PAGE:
03/30/14 (written by cmolzahn, lcalderón) — Just weeks after the confirmed death of Knights Templar (Caballeros Templarios, KTO) leader Nazario “El Chayo” Moreno González, officials from the Felipe Calderón administration (2006-2012) are facing criticism in the Mexican Congress for allegedly giving misinformation regarding El Chayo’s death. The Mexican government had reported in December 2010 that federal forces had killed the kingpin in a shootout in Michoacán. However, they were unable to produce the body to prove it, which some reports accredited to the belief that members of the Knights Templar had allegedly recovered the body before federal authorities could. Three years later, the Mexican government confirmed El Chayo’s death again following a shootout with the Mexican military in western Michoacán. This time, however, federal officials were able to recover the body.
Despite the kingpin’s takedown—another major blow to the KTO who lost leader Dionicio “El Tío” Ioya Plancarte in January—, members from the Party of the Democratic Revolution (Partido de la Revolución Democrática, PRD) in the Chamber of Deputies are pressing for criminal charges against former Interior Minister Alejandro Poiré and Public Security Secretary Genaro García Luna for alleged false declarations, coercion of public servants, and abuse of office. In a press conference, Deputy Aleyda Alavés said that the complaints against Poiré and García Luna filed with the federal Attorney General’s Office (Procuraduría General de la República, PGR) stem from declarations Poiré made on December 10, 2010 when he was technical secretary of the National Security Council (Secretaría Técnica del Consejo de Seguridad Nacional) that the federal government had sufficient evidence from the Federal Police (then under the leadership of García Luna) that El Chayo had been killed during an armed confrontation in Apatzingán, Michoacán. Alavés said that given the recent developments there are sufficient grounds for the PGR to investigate the motivation behind the false statements. In his defense, Poiré responded that authorities did not have enough information at the time, and what information there was available was not detailed enough.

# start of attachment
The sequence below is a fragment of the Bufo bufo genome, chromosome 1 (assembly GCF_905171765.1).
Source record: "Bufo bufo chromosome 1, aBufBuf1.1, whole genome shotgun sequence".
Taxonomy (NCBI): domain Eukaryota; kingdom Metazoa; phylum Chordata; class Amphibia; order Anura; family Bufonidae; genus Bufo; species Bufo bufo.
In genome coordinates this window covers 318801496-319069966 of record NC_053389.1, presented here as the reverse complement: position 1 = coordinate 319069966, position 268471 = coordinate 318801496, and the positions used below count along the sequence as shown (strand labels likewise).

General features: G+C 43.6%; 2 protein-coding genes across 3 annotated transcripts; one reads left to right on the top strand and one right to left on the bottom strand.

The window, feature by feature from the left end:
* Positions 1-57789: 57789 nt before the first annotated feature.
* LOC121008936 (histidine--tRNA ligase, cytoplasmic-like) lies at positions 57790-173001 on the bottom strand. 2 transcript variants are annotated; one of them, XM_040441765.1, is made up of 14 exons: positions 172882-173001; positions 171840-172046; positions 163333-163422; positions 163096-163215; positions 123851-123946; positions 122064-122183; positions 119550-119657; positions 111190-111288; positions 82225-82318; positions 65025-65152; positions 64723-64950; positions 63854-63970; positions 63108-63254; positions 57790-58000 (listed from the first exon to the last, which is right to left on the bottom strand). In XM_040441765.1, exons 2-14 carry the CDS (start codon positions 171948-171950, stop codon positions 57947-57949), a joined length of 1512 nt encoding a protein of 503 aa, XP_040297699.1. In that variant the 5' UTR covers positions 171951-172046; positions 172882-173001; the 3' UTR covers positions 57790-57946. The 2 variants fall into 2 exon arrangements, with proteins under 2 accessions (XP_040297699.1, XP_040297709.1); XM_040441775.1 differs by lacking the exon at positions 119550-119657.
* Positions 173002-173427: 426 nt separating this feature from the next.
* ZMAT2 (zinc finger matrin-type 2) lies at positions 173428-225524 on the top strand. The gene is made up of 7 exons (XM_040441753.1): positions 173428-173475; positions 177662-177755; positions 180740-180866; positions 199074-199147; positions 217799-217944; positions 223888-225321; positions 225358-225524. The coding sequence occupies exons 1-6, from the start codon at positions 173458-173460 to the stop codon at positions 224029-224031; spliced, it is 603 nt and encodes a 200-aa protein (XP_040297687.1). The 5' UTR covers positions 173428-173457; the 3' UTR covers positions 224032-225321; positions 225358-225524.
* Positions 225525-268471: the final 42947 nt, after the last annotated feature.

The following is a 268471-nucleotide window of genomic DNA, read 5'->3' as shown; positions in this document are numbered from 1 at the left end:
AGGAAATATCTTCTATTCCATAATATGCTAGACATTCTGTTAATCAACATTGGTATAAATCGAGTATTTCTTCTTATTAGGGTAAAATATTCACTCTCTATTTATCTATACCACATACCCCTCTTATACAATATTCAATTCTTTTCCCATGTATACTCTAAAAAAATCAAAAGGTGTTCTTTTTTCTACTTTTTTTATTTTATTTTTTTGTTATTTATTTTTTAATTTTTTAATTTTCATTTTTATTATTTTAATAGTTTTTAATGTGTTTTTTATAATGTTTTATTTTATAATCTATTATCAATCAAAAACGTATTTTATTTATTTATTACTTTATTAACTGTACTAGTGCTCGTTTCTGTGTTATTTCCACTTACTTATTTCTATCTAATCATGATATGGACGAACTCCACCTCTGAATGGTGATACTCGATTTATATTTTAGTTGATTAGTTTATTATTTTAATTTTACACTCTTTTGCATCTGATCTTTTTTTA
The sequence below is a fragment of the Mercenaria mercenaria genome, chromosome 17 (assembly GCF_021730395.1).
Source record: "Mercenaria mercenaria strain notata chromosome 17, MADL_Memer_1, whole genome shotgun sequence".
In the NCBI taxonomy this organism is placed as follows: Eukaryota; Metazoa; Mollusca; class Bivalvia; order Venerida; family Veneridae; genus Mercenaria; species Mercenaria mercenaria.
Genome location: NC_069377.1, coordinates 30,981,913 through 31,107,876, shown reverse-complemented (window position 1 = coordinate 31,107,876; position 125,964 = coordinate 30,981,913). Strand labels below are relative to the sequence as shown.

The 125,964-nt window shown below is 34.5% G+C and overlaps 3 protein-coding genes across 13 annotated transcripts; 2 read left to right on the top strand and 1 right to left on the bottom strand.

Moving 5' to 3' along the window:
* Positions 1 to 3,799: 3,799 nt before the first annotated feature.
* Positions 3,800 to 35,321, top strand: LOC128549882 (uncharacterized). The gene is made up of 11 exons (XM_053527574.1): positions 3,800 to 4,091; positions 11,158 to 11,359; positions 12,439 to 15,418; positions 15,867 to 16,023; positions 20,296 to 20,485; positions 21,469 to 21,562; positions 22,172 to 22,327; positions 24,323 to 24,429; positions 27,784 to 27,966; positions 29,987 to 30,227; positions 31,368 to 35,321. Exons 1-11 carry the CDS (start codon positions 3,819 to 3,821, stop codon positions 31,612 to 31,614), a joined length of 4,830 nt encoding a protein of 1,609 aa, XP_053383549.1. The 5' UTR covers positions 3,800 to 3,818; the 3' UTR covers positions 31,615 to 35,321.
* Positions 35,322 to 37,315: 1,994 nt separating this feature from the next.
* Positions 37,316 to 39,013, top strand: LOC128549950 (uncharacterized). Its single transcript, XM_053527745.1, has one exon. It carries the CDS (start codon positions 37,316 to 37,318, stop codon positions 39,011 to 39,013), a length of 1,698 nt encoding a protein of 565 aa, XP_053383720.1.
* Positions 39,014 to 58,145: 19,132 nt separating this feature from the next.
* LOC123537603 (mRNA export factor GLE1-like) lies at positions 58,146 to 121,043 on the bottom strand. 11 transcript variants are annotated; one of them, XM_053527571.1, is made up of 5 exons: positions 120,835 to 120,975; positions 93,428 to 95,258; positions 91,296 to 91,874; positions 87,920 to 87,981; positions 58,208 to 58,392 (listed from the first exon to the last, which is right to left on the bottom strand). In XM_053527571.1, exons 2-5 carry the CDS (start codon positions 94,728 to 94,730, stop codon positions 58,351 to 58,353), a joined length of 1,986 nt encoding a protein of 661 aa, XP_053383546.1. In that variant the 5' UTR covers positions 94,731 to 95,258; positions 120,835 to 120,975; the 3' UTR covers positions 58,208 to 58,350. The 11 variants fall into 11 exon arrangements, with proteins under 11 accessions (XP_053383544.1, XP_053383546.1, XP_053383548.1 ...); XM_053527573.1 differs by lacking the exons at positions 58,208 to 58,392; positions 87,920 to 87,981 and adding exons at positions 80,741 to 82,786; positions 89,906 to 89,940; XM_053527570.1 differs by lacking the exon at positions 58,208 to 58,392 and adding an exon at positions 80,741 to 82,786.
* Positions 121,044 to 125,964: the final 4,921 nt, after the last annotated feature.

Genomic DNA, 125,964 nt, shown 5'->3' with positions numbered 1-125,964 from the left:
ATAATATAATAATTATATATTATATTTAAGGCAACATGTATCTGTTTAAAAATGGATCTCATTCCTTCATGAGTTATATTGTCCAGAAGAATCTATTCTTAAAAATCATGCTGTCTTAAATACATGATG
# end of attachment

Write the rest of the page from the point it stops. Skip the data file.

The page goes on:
The Calderón administration’s misinformation surrounding El Chayo’s death is not the first time something like this has happened. Francisco “El Pantera” Galeana Núñez, a high-ranking member of the Knights Templar Organization (Caballeros Templarios) was reported among the five killed in a shootout with federal forces in April 2013. Almost a year later, however, in February 2014 Mexico’s Interior Ministry (Secretaría de Gobernación, Segob) confirmed the death of El Pantera following another shootout with Federal Police (Policía Federal, PF) and the Mexican Army. Such misreporting not only casts a pall on the public’s confidence in official institutions, but also allows the alleged deceased to operate underground under the pretext that they have been killed. As argued in a La Jornada editorial translated by Mexico Voices, the government’s misreporting “forces [the Mexican public] to review the chain of lies, irregularities and overall lack of transparency in the federal government’s actions over the past and present administrations in the fight against organized crime.” Specifically relating to El Chayo’s alleged death, the article continues, “…the error or lie from the government ended up serving the purposes of organized crime for three years and three months, during which [El Chayo] benefitted from impunity and a wide maneuver margin thanks to the federal government pronouncing him dead.”